So, if a pay per click advertising campaign, an article in the local newspaper or a social media campaign results in just one new client who has the potential to become a loyal customer, the cost of the marketing that led to that decision can be money well spent.

Ultimately, when it comes to well targeted marketing for your business, it’s important to see it as an investment in your business rather than a cost to it. And of course, the first step to finding the right marketing mix is working out what you can afford and making the very best of that budget. After all, like with any budget, if you fail to make a marketing budget, you will probably overspend.

 

Realistic goal setting

Deciding on and sticking to your budget means you can set attainable targets of what you actually want your marketing to achieve in terms of business goals and the revenue you need to be generating in order to make your marketing activities worth it. With this approach, you can also keep an eye on whether you are underspending or overspending on your marketing strategy.

A planned budget within an agreed timeframe of ideally at least twelve months, creates a solid foundation for measurable success on your business objectives. 7 – 8 % is an often-cited percentage of revenue recommended for small and medium-sized businesses to spend on marketing, but there is certainly not a one-size-fits-all number and of course it’s better to start with a small but strategic plan than it is to spend more money with a less clear idea of the desired outcome. The stage your business is at is an important factor too, as the needs and budget of a new launch are clearly different from a long-established business.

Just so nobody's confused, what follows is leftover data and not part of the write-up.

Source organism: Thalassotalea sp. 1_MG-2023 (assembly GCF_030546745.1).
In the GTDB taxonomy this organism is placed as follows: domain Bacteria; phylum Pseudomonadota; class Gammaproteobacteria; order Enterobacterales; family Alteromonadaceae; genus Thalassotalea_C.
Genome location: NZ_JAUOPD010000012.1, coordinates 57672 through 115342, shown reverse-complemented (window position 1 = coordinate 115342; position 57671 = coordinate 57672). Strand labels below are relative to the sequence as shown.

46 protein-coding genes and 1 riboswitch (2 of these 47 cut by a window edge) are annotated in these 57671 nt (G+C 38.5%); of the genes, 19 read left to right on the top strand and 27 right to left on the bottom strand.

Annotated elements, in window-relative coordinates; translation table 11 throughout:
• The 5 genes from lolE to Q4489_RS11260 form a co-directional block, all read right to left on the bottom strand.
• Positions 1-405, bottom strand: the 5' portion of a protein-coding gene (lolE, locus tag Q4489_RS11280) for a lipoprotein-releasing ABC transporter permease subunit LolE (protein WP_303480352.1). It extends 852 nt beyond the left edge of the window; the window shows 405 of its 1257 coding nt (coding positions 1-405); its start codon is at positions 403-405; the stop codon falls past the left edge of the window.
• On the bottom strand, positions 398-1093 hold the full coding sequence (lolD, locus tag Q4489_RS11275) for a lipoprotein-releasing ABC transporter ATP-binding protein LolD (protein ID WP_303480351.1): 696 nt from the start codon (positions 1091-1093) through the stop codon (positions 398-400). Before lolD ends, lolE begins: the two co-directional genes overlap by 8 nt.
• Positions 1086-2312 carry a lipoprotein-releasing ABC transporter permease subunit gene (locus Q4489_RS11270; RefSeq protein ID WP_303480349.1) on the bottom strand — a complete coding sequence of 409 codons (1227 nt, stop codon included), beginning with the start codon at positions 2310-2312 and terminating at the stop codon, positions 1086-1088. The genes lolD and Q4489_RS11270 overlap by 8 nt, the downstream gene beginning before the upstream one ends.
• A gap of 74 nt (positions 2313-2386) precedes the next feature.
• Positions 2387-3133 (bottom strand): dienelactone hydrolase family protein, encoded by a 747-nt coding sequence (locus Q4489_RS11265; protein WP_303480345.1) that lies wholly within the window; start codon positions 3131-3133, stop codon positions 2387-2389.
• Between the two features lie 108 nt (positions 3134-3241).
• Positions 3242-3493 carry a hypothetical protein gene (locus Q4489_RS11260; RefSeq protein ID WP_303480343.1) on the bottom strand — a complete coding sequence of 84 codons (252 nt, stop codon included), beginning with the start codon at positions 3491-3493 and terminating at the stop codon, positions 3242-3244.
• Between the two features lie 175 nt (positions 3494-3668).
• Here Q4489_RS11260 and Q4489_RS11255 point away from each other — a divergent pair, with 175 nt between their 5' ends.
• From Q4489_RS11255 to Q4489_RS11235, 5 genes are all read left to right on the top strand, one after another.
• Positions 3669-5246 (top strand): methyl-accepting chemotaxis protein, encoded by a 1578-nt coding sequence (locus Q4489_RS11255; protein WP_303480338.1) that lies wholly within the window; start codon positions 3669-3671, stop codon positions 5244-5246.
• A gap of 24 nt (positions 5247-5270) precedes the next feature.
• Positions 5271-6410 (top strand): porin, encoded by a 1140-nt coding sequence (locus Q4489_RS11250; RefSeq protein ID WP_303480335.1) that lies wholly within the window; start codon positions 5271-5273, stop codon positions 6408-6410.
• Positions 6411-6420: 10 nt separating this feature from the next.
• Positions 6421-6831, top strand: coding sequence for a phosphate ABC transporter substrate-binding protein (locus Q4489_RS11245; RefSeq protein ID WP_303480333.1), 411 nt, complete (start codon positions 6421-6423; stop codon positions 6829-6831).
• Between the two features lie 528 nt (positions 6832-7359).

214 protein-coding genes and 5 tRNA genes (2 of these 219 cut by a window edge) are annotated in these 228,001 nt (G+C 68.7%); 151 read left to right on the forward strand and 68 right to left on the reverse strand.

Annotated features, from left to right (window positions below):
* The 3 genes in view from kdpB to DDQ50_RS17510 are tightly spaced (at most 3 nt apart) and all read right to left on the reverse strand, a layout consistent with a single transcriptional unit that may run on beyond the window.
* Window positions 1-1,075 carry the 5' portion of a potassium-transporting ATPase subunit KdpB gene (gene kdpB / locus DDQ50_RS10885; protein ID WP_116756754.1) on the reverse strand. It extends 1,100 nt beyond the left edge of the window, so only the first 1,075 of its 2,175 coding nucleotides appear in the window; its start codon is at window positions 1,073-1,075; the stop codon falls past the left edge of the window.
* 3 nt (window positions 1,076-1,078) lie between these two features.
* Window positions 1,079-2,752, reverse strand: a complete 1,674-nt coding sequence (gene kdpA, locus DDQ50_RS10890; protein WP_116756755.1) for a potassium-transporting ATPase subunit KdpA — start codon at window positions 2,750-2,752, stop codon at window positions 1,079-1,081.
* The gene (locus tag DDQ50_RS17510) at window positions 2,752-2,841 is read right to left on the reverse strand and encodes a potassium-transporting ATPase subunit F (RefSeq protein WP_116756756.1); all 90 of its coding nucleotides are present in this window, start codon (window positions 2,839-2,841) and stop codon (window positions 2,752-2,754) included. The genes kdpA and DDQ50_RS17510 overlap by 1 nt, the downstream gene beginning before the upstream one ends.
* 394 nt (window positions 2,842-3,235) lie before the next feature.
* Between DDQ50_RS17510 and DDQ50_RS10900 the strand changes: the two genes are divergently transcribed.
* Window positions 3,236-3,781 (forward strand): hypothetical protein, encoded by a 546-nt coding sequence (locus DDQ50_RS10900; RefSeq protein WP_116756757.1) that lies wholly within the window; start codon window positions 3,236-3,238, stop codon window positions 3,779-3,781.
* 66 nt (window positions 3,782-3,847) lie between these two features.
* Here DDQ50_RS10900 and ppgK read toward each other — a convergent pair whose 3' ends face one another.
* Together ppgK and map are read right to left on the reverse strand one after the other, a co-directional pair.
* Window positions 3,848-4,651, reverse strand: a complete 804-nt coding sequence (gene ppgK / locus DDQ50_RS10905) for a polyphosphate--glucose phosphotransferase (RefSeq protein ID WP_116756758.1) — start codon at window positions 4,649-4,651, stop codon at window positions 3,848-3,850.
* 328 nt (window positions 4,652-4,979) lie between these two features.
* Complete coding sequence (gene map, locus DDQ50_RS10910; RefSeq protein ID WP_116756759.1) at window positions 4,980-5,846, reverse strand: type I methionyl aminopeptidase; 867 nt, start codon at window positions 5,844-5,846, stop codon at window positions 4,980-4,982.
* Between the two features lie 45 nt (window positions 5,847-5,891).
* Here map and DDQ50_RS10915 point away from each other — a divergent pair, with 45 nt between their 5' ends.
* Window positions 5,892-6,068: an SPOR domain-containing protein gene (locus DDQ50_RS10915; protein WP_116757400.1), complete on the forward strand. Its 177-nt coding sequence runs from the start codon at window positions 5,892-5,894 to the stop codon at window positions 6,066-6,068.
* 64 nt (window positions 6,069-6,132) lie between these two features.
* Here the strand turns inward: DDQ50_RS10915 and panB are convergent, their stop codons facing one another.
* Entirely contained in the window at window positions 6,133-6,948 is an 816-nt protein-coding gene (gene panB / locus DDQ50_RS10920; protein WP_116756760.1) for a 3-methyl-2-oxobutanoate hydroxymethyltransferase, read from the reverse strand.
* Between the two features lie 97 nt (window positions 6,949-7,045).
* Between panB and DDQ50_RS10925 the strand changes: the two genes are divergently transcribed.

Start with your marketing funnel

Your marketing budget simply can’t exist without your marketing funnel, so before you make any decisions, it’s crucial to find out what’s happening in the journey from prospect to paying client. Your CRM system will provide valuable data such as site visits, lead generation, opportunities and new deals and the costs associated with these. If you are not currently tracking this kind of data and you haven’t identified a clear need in terms of the marketing you need, it’s a good idea to get this in place first. Again, this is where working in close collaboration with your sales team will pay off.

The marketing funnel works as follows:

Awareness

At this point your potential customer realises they have a need or a problem and begins to look for ways to address it.

Interest

The customer begins weighing up the pros and cons of the various options available.

Desire

Now it’s time to whittle the choice down to what looks like being the very best solution for their needs.

Action

The customer chooses who they want to give their business to.